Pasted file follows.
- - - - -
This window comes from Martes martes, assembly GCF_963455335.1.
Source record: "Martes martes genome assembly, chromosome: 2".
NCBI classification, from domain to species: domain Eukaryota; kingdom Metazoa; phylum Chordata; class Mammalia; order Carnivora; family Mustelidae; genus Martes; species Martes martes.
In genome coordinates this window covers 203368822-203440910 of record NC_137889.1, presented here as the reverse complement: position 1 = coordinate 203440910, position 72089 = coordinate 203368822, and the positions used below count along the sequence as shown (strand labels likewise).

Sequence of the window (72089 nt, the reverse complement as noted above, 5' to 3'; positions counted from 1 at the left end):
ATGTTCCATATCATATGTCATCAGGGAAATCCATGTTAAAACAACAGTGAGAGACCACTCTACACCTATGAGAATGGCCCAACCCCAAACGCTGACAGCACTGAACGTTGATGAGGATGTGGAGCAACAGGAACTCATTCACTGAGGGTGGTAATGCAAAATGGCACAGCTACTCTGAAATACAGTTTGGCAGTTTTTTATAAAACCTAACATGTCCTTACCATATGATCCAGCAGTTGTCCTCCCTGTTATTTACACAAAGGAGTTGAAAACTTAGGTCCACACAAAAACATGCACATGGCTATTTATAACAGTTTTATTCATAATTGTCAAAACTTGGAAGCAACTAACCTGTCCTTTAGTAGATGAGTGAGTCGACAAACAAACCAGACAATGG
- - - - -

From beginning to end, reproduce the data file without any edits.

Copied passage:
This window comes from Martes martes, assembly GCF_963455335.1.
Source record: "Martes martes genome assembly, chromosome: 2".
NCBI classification, from domain to species: domain Eukaryota; kingdom Metazoa; phylum Chordata; class Mammalia; order Carnivora; family Mustelidae; genus Martes; species Martes martes.
In genome coordinates this window covers 203368822-203440910 of record NC_137889.1, presented here as the reverse complement: position 1 = coordinate 203440910, position 72089 = coordinate 203368822, and the positions used below count along the sequence as shown (strand labels likewise).

Sequence of the window (72089 nt, the reverse complement as noted above, 5' to 3'; positions counted from 1 at the left end):
ATGTTCCATATCATATGTCATCAGGGAAATCCATGTTAAAACAACAGTGAGAGACCACTCTACACCTATGAGAATGGCCCAACCCCAAACGCTGACAGCACTGAACGTTGATGAGGATGTGGAGCAACAGGAACTCATTCACTGAGGGTGGTAATGCAAAATGGCACAGCTACTCTGAAATACAGTTTGGCAGTTTTTTATAAAACCTAACATGTCCTTACCATATGATCCAGCAGTTGTCCTCCCTGTTATTTACACAAAGGAGTTGAAAACTTAGGTCCACACAAAAACATGCACATGGCTATTTATAACAGTTTTATTCATAATTGTCAAAACTTGGAAGCAACTAACCTGTCCTTTAGTAGATGAGTGAGTCGACAAACAAACCAGACAATGG